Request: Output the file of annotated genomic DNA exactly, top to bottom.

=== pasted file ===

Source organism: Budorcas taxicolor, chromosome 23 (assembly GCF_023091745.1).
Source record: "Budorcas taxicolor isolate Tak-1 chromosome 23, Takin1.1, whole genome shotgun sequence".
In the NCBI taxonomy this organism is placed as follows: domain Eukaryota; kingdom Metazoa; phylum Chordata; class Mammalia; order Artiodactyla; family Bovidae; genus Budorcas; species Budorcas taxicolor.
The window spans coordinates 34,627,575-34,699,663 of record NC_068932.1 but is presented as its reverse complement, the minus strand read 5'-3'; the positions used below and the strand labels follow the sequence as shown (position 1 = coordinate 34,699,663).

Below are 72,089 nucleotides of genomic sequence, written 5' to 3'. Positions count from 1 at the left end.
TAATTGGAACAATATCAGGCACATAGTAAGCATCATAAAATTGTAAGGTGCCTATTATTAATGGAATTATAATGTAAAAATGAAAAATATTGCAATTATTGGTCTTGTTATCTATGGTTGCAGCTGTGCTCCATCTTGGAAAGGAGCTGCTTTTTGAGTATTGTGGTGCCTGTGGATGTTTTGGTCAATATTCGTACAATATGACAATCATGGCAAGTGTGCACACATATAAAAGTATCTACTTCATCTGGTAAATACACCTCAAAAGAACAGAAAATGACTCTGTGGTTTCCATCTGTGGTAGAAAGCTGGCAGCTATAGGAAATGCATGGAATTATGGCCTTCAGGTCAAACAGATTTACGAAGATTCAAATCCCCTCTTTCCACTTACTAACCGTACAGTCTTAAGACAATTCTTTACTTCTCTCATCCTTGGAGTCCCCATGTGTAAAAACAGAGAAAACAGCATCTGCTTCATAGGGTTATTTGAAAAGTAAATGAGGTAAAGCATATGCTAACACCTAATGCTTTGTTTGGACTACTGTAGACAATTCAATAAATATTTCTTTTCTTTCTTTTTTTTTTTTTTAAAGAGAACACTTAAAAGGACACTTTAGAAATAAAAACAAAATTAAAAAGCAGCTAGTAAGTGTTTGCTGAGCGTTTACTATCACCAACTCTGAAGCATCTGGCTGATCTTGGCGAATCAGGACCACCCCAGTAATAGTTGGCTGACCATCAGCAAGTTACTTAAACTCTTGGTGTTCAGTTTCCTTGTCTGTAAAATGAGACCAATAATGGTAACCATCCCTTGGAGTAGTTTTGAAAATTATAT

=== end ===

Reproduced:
Source organism: Budorcas taxicolor, chromosome 23 (assembly GCF_023091745.1).
Source record: "Budorcas taxicolor isolate Tak-1 chromosome 23, Takin1.1, whole genome shotgun sequence".
In the NCBI taxonomy this organism is placed as follows: domain Eukaryota; kingdom Metazoa; phylum Chordata; class Mammalia; order Artiodactyla; family Bovidae; genus Budorcas; species Budorcas taxicolor.
The window spans coordinates 34,627,575-34,699,663 of record NC_068932.1 but is presented as its reverse complement, the minus strand read 5'-3'; the positions used below and the strand labels follow the sequence as shown (position 1 = coordinate 34,699,663).

Below are 72,089 nucleotides of genomic sequence, written 5' to 3'. Positions count from 1 at the left end.
TAATTGGAACAATATCAGGCACATAGTAAGCATCATAAAATTGTAAGGTGCCTATTATTAATGGAATTATAATGTAAAAATGAAAAATATTGCAATTATTGGTCTTGTTATCTATGGTTGCAGCTGTGCTCCATCTTGGAAAGGAGCTGCTTTTTGAGTATTGTGGTGCCTGTGGATGTTTTGGTCAATATTCGTACAATATGACAATCATGGCAAGTGTGCACACATATAAAAGTATCTACTTCATCTGGTAAATACACCTCAAAAGAACAGAAAATGACTCTGTGGTTTCCATCTGTGGTAGAAAGCTGGCAGCTATAGGAAATGCATGGAATTATGGCCTTCAGGTCAAACAGATTTACGAAGATTCAAATCCCCTCTTTCCACTTACTAACCGTACAGTCTTAAGACAATTCTTTACTTCTCTCATCCTTGGAGTCCCCATGTGTAAAAACAGAGAAAACAGCATCTGCTTCATAGGGTTATTTGAAAAGTAAATGAGGTAAAGCATATGCTAACACCTAATGCTTTGTTTGGACTACTGTAGACAATTCAATAAATATTTCTTTTCTTTCTTTTTTTTTTTTTTAAAGAGAACACTTAAAAGGACACTTTAGAAATAAAAACAAAATTAAAAAGCAGCTAGTAAGTGTTTGCTGAGCGTTTACTATCACCAACTCTGAAGCATCTGGCTGATCTTGGCGAATCAGGACCACCCCAGTAATAGTTGGCTGACCATCAGCAAGTTACTTAAACTCTTGGTGTTCAGTTTCCTTGTCTGTAAAATGAGACCAATAATGGTAACCATCCCTTGGAGTAGTTTTGAAAATTATAT